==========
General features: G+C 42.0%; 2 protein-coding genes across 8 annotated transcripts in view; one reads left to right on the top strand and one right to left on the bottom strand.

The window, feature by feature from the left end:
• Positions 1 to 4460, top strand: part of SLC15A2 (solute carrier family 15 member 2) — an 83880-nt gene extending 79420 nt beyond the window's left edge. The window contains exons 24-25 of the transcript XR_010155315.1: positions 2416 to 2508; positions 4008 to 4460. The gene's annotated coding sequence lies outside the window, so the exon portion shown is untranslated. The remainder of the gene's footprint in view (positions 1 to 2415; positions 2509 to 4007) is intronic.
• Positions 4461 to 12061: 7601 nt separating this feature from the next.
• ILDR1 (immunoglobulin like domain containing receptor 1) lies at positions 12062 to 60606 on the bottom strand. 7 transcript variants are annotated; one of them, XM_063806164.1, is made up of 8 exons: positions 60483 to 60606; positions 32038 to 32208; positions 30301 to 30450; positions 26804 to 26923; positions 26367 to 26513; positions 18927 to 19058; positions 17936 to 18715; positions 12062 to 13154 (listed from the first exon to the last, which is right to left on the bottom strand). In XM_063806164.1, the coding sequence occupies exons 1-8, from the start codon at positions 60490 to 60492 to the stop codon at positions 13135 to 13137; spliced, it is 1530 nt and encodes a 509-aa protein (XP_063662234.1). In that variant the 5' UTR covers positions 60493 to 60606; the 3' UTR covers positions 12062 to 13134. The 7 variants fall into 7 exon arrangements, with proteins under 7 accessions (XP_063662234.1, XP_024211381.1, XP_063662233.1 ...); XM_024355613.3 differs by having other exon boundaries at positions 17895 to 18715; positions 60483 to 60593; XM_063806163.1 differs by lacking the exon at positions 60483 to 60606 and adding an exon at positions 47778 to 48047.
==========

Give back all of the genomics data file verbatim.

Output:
General features: G+C 42.0%; 2 protein-coding genes across 8 annotated transcripts in view; one reads left to right on the top strand and one right to left on the bottom strand.

The window, feature by feature from the left end:
• Positions 1 to 4460, top strand: part of SLC15A2 (solute carrier family 15 member 2) — an 83880-nt gene extending 79420 nt beyond the window's left edge. The window contains exons 24-25 of the transcript XR_010155315.1: positions 2416 to 2508; positions 4008 to 4460. The gene's annotated coding sequence lies outside the window, so the exon portion shown is untranslated. The remainder of the gene's footprint in view (positions 1 to 2415; positions 2509 to 4007) is intronic.
• Positions 4461 to 12061: 7601 nt separating this feature from the next.
• ILDR1 (immunoglobulin like domain containing receptor 1) lies at positions 12062 to 60606 on the bottom strand. 7 transcript variants are annotated; one of them, XM_063806164.1, is made up of 8 exons: positions 60483 to 60606; positions 32038 to 32208; positions 30301 to 30450; positions 26804 to 26923; positions 26367 to 26513; positions 18927 to 19058; positions 17936 to 18715; positions 12062 to 13154 (listed from the first exon to the last, which is right to left on the bottom strand). In XM_063806164.1, the coding sequence occupies exons 1-8, from the start codon at positions 60490 to 60492 to the stop codon at positions 13135 to 13137; spliced, it is 1530 nt and encodes a 509-aa protein (XP_063662234.1). In that variant the 5' UTR covers positions 60493 to 60606; the 3' UTR covers positions 12062 to 13134. The 7 variants fall into 7 exon arrangements, with proteins under 7 accessions (XP_063662234.1, XP_024211381.1, XP_063662233.1 ...); XM_024355613.3 differs by having other exon boundaries at positions 17895 to 18715; positions 60483 to 60593; XM_063806163.1 differs by lacking the exon at positions 60483 to 60606 and adding an exon at positions 47778 to 48047.